A Ph.D. student from Wits University published a study describing how the changing viral swarm in an HIV infected person can drive the generation of antibodies able to neutralize HIV strains from across the world.

Haze particles are hard enough to cause abrasive damage on frequently used industrial alloys
By employing a state-of-the-art in situ micromechanical testing method, for the first time, the mechanical properties of individual haze particles were quantitatively investigated.

Pebbles on Mars likely traveled tens of miles down a riverbed, Penn study finds
A University of Pennsylvania-led team uses a new method to determine that rounded pebbles on Mars traveled roughly 30 miles down an ancient riverbed, providing additional evidence for the idea that Mars once had an extensive river system, conditions that could support life.

Young stars' flickering light reveals remarkable link with matter-eating black holes
An international team of astronomers, including Dr. Simon Vaughan from the University of Leicester's Department of Physics and Astronomy, has discovered a previously unknown link between the way young stars grow and the way black holes and other exotic space objects feed from their surroundings.

Number of addicted rises, but percentage in drug treatment remains stagnant
Despite the quadrupling of heroin overdose deaths over the past decade and a dramatic rise in deaths from prescription painkillers, the percentage of people getting treatment for their opioid abuse and dependence has remained the same, new Johns Hopkins Bloomberg School of Public Health research suggests.

Possible new treatment for neurodegenerative diseases found
Researchers at the University of Liverpool have found that a well-established anti-epileptic drug could also be used as a treatment for neurodegenerative diseases.

Poor children will be hit hardest by government welfare cuts, warn experts
Poor children will be hit hardest by government welfare cuts, warn experts writing in The BMJ this week.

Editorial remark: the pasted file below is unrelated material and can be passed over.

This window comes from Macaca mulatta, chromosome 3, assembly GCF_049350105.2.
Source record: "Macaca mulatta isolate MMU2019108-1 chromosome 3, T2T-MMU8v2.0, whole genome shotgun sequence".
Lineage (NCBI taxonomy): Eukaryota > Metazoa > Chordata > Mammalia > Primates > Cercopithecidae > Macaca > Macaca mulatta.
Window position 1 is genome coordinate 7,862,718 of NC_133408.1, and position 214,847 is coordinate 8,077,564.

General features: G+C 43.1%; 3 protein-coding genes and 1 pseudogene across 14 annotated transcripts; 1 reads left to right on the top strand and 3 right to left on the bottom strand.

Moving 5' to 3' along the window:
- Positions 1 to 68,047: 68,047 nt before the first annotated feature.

Use of e-cigarettes and alternative tobacco products may lead to increased tobacco use
The increasing use of alternative tobacco products, such as water pipes and e-cigarettes, by children under the age of 18 is a burgeoning public health crisis, researchers from NYU Langone Medical Center write in a commentary in the current issue of the Journal of the American Medical Association.

Penn and BU study says obesity doesn't protect patients with cardiovascular disease
Obesity is harmful, not helpful, to someone with cardiovascular disease, according to new research out of the University of Pennsylvania and Boston University.

Study: Bacterium that causes Q fever linked to non-Hodgkin lymphoma
The bacterium that causes Q fever, an infectious disease that humans contract from animals, is associated with an increased risk of lymphoma, according to a study published online today in Blood, the Journal of the American Society of Hematology.

Study finds flu vaccine helps reduce hospitalizations due to influenza pneumonia
More than half of hospitalizations due to influenza pneumonia could be prevented by influenza vaccination, according to a study led by investigators at Vanderbilt University Medical Center, published this week in the Journal of the American Medical Association.

MSS Alliance launched to set de facto standard for odor-sensing systems
Six organizations including NIMS, Kyocera, Osaka University, NEC, Sumitomo Seika and NanoWorld jointly launched the MSS Alliance on Sept.

Substance abuse treatment remains low for opioid use disorders
During the decade from 2004 to 2013, use of treatment remained low for individuals with opioid use disorders, according to a study in the Oct.

Intra-uterine surgery for at-risk fetuses
Some anomalies in fetuses must be treated before delivery to prevent infant death or the risk of serious complications.